Battlefield 3 and Modern Warfare 3, two modern combat games that are being released within the same window, are obviously rather direct competitors. One of the game’s publisher has publically criticised the competition, while the other has not.
Speaking at his Gamescom presentation Activision executive Eric Hirshberg called out such inter-publisher mudslinging, saying it’s bad the industry as a whole.
"Competition is of course a good thing. It keeps us all on our toes and ultimately makes the games better. It’s healthy. But it’s one thing to want your game to succeed and another thing to actively, publicly say you want other games to fail," he said.
"Recently a competitor of ours ( EA’s John Riccitiello) was quoted as saying that he wants to see Call of Duty ‘rot from the core’. I’ve been asked countless times to respond to this comment and I’ve generally chosen not to. My job is to help our incredibly talented, passionate teams to make the best games they can, not to throw insults around at others. But I actually feel this kind of rhetoric is bad for our industry.â€
Hirschberg, quite rightly, states that they should be working together to grow gaming communities, not divide them.
"As someone who runs one of the biggest publishers in this business I can tell you that I want as many games as possible to succeed, whether we created them or not," he continued, "because I want this industry to keep growing and bringing in new people.I believe when someone in this industry does something great, whether they work in California, or Sweden, or North Carolina, or the United Kingdom, it doesn’t just benefit their company. It benefits us all."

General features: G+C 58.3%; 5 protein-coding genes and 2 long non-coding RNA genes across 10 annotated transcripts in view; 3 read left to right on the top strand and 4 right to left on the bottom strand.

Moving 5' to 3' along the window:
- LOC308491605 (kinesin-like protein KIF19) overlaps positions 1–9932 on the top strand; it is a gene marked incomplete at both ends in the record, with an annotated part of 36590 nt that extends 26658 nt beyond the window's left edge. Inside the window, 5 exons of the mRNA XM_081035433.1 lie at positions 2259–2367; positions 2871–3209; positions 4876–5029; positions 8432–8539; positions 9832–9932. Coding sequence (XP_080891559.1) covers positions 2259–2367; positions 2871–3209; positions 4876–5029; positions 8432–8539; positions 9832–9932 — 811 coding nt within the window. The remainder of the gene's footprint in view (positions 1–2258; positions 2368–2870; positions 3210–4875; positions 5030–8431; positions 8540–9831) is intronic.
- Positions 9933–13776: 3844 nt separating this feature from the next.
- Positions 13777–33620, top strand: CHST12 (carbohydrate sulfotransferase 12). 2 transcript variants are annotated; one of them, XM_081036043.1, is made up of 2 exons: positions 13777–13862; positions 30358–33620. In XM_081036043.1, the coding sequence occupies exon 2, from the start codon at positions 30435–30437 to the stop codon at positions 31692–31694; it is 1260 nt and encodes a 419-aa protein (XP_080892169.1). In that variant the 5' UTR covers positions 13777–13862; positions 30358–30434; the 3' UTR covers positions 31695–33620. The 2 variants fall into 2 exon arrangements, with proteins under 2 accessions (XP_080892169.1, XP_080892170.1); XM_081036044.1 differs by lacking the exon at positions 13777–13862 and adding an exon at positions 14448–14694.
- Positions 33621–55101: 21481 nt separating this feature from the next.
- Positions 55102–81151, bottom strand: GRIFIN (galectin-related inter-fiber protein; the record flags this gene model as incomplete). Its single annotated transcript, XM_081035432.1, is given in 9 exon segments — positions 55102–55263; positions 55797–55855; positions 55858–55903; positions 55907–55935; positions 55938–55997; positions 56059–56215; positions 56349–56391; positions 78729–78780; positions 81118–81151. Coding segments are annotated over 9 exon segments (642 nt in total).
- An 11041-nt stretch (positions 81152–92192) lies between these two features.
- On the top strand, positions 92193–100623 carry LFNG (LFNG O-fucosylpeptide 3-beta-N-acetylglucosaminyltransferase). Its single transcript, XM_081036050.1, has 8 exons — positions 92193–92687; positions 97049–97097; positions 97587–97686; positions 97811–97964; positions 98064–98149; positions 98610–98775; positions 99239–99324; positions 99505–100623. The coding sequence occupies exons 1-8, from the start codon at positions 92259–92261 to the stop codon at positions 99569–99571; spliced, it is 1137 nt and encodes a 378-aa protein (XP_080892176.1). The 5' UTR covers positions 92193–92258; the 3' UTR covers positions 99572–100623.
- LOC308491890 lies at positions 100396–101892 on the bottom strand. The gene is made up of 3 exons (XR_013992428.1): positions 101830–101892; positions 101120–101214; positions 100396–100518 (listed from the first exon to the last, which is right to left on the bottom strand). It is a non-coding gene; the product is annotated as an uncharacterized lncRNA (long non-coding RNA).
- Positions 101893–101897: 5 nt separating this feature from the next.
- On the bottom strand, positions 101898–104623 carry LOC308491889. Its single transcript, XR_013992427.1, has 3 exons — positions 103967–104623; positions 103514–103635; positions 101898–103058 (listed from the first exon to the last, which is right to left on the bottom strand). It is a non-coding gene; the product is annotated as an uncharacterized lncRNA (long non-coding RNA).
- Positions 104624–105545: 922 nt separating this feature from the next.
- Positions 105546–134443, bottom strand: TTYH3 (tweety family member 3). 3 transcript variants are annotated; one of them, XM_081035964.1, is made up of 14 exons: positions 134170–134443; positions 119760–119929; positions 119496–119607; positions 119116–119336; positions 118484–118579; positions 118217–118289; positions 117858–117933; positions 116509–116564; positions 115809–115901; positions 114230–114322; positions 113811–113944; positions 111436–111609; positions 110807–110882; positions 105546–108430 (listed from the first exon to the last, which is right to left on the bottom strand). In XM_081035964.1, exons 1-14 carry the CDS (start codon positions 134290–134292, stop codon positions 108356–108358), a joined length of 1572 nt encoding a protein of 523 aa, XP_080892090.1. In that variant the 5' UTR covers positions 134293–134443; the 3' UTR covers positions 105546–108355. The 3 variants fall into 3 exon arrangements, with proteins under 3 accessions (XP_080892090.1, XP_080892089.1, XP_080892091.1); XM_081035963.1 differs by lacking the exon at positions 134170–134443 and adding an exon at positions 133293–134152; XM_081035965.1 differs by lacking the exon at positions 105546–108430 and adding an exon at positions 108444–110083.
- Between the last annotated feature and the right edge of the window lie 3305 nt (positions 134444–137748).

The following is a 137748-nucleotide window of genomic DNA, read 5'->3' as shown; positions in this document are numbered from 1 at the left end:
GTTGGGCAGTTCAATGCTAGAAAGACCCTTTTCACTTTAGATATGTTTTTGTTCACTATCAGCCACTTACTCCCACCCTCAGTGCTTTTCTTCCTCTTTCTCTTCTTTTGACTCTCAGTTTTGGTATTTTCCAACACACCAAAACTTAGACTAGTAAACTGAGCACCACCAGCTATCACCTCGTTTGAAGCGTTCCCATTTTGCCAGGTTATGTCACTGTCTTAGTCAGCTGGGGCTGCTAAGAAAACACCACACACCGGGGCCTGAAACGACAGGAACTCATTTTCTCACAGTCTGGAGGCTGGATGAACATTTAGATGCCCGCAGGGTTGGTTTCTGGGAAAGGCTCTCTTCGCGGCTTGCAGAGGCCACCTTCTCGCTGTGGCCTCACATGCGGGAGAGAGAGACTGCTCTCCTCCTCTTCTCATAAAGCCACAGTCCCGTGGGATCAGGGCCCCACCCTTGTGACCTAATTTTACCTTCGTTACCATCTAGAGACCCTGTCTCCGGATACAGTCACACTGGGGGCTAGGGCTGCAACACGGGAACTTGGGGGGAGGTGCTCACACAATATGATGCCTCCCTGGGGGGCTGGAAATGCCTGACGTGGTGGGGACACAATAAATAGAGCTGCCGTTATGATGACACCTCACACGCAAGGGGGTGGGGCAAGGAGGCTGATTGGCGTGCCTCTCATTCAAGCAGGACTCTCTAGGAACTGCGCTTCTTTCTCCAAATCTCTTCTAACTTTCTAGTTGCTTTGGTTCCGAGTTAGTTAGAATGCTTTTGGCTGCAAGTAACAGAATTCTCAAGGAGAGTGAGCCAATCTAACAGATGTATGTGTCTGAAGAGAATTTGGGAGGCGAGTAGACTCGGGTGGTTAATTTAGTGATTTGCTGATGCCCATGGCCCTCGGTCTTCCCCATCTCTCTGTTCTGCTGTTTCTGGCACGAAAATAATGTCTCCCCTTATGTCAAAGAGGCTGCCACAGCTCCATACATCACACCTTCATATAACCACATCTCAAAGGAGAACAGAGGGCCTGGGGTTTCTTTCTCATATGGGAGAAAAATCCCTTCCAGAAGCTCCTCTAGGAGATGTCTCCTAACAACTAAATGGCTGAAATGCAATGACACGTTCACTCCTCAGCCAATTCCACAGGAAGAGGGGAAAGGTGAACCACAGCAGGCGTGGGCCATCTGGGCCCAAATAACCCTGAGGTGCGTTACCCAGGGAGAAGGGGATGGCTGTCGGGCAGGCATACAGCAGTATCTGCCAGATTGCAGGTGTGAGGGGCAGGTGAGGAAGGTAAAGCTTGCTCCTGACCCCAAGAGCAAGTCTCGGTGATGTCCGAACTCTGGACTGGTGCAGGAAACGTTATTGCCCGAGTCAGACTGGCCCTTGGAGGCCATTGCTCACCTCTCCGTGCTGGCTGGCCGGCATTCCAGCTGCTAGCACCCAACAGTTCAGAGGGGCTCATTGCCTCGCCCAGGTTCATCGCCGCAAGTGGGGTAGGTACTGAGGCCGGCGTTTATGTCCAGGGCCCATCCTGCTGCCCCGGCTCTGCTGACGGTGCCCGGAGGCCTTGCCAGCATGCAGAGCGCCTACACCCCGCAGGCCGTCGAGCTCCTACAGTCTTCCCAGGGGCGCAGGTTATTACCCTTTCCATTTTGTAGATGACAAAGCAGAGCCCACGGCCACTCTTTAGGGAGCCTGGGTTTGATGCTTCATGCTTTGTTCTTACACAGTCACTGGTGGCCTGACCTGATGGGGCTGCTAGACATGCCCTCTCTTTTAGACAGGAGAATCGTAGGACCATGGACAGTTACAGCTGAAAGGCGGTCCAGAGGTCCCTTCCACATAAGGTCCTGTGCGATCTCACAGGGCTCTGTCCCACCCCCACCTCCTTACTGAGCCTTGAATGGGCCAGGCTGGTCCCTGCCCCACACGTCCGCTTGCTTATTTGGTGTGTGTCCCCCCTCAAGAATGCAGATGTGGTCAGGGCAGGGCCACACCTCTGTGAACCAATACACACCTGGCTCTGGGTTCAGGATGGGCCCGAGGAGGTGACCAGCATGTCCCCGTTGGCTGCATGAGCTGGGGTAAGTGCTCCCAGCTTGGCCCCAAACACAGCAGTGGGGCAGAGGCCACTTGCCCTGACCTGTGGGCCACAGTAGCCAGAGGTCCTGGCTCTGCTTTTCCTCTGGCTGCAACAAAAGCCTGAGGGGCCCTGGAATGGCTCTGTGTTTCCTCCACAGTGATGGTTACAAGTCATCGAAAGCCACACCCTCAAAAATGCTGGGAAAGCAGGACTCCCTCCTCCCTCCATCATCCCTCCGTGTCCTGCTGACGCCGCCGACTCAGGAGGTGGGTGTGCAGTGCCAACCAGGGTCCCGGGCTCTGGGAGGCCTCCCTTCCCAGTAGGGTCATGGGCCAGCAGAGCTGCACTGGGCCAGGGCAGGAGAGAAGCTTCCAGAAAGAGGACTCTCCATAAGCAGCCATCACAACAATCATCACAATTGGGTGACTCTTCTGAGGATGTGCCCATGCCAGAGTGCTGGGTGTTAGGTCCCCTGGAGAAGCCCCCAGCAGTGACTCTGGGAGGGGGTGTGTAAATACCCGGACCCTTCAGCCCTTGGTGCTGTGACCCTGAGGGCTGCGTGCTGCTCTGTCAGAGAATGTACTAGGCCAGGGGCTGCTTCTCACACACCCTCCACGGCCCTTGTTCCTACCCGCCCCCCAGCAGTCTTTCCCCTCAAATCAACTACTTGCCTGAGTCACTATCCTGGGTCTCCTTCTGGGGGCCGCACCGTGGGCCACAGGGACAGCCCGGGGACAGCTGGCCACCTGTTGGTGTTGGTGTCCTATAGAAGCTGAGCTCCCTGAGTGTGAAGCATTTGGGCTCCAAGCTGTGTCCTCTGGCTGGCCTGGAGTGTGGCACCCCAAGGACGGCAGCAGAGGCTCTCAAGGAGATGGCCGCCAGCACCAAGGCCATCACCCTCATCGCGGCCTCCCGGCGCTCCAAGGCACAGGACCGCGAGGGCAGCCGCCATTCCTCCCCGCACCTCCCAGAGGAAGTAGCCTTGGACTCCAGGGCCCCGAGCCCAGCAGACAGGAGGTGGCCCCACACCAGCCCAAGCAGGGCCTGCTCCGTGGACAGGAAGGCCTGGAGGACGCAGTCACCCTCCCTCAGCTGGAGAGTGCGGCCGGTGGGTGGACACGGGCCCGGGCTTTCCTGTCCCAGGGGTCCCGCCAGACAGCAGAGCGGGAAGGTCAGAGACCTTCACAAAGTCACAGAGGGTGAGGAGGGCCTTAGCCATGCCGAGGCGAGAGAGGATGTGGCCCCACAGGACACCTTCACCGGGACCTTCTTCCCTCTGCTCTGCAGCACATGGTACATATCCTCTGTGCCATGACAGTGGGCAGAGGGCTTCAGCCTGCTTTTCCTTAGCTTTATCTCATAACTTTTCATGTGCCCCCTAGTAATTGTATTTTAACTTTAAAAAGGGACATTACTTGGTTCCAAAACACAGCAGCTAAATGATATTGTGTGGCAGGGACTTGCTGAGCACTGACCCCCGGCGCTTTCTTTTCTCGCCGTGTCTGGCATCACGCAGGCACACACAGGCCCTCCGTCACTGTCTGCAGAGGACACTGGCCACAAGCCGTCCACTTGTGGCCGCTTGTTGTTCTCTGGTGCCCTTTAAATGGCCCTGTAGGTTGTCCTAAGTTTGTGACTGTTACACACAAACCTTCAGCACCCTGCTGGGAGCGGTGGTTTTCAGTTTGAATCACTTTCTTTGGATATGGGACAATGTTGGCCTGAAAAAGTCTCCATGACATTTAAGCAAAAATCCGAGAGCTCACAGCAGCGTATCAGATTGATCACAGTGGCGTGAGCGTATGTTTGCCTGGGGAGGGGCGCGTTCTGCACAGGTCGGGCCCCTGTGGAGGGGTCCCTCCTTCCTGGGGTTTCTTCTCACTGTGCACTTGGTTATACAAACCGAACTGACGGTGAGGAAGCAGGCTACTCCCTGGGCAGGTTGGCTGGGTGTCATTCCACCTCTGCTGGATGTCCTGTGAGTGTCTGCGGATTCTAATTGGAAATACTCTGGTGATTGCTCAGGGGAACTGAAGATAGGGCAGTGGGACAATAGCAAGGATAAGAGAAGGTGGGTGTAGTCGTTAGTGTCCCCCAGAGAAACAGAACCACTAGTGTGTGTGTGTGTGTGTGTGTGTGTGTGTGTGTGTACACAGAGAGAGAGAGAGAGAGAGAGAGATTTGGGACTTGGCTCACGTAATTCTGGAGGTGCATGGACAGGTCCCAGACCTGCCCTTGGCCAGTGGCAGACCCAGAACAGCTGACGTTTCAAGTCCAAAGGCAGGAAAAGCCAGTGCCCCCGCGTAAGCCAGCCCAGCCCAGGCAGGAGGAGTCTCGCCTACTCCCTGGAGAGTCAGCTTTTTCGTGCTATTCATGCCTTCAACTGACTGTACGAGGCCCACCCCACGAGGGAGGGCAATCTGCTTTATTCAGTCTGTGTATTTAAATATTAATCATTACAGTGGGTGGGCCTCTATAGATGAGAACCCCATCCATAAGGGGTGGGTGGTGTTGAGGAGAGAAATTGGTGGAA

He also believes that there are enough customers to go around – and you can ensure great sales by making great games.
"I believe that as many great games as this industry can make, that’s how many people will buy. I say that not only as the CEO of Activision but also as a gamer.This isn’t politics. In order for one to win, the other doesn’t have to lose. This is an entertainment industry, it’s an innovation industry and, at best, it’s an art form. But we’re still a young art form. If we were the movie industry the movies wouldn’t even be talking yet.â€
"We all still have a lot to prove in our position in the pop cultural landscape. We still need to stand the test of time. We need to show we can withstand the kind of disruptive change and new competition that we’re facing now.The only way to do that is to continue to make great games. We shouldn’t be tearing each other apart fighting for a bigger piece of the pie – we should all be focused on trying to grow a bigger pie. If we as an industry act like there’s a finite number of games in the world, then there will be."
That’s a pretty impassioned, mature and rational response from Activision – and I agree with him. Berating others’ games doesn’t do your brand any good, it just kind of makes you look like a bit of a dick.
Source : Eurogamer
Last Updated: August 18, 2011